I’m not sure I’m ready to look into how much this topic has flourished over the past few decades, but I do appreciate that I may now occasionally notice more about the use of speech within all novels, not just English ones (or even ones in English, since Page only tangentially mentions world literature at all). I don’t think I’ll be doing so all the time, nor would I want to, since I still feel that focussing too much on the craft takes me out of the story being told, but I do think I want to follow up and read at least one of the books discussed in some level of detail here, Our Mutual Friend, by Charles Dickens. I’m dithering about simply listening to one of the three different versions on LibriVox only because after learning about the techniques Dickens used I’m inclined to want to see them on the page this time. We’ll see. I could read it on Gutenburg too, seeing as we don’t currently have a physical copy, nor is there one available locally on BookMooch at the moment.
The stats helper monkeys at WordPress.com mulled over how this blog did in 2010, and here’s a high level summary of its overall blog health:
The Blog-Health-o-Meter™ reads Wow.
A Boeing 747-400 passenger jet can hold 416 passengers. This blog was viewed about 9,000 times in 2010. That’s about 22 full 747s.
In 2010, there were 109 new posts, growing the total archive of this blog to 352 posts. There were 9 pictures uploaded, taking up a total of 13mb. That’s about a picture per month.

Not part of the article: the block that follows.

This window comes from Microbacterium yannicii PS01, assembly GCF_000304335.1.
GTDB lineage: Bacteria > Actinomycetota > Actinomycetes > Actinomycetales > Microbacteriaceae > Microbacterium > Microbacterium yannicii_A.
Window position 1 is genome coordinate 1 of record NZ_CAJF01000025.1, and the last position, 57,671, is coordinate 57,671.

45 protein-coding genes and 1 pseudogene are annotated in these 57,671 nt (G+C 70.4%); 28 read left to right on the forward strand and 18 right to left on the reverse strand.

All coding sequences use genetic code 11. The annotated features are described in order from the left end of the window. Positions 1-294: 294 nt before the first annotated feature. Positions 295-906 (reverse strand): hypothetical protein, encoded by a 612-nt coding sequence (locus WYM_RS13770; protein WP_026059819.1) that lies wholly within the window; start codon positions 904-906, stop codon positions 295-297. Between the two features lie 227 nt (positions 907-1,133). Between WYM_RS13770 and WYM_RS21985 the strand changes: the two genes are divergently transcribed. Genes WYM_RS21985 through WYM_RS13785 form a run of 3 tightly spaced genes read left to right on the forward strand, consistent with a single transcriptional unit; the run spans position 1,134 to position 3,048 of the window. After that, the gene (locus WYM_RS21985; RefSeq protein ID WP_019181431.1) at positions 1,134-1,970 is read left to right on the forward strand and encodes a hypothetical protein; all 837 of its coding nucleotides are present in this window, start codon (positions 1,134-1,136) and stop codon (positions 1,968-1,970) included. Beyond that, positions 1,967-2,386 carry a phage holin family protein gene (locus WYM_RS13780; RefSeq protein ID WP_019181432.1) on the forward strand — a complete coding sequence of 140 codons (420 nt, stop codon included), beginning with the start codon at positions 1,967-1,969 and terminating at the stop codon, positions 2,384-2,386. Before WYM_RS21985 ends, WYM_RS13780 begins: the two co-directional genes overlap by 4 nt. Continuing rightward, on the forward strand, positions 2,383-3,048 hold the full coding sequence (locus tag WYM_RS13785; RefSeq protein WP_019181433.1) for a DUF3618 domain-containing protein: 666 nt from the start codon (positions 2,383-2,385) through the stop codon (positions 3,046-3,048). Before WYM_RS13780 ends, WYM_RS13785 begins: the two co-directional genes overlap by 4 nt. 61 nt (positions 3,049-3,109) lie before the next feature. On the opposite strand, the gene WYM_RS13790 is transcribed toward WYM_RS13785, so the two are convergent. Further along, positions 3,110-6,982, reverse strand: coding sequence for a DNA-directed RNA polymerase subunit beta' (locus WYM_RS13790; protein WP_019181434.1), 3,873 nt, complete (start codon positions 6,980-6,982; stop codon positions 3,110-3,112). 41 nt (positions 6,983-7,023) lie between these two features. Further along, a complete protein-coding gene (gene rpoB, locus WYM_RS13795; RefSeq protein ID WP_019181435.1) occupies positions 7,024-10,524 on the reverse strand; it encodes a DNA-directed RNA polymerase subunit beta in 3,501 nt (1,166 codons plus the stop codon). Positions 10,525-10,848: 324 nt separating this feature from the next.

The busiest day of the year was November 23rd with 370 views. The most popular post that day was Distracted, undistracted.
Where did they come from?
The top referring sites in 2010 were ravelry.com, en.wordpress.com, craftstylish.com, boardgamegeek.com, and crochet.craftgossip.com.
Some visitors came searching, mostly for crochet stitches, wimbledon park, spool knitting, knitting spool, and irish crochet.
Attractions in 2010
These are the posts and pages that got the most views in 2010.
Distracted, undistracted July 2010
Multiple Layer Crochet Flower Petals March 2008
NatCroMo 2010 Mystery Pattern February 2010
NatCroMo Freeform CAL ‘Pattern’ 2008 March 2008
(Inter) NatCroMo Freeform CAL/Game 2009 March 2009
So, here we are on the 2nd of September. As I mentioned, this isn’t a good month to try for a post every day, but I do want to keep it up when I do have the time (and something to say!). I’m glad the August NaBloPoMo blogging worked, though, since I really doubt I’ll manage in November this year (or October) either.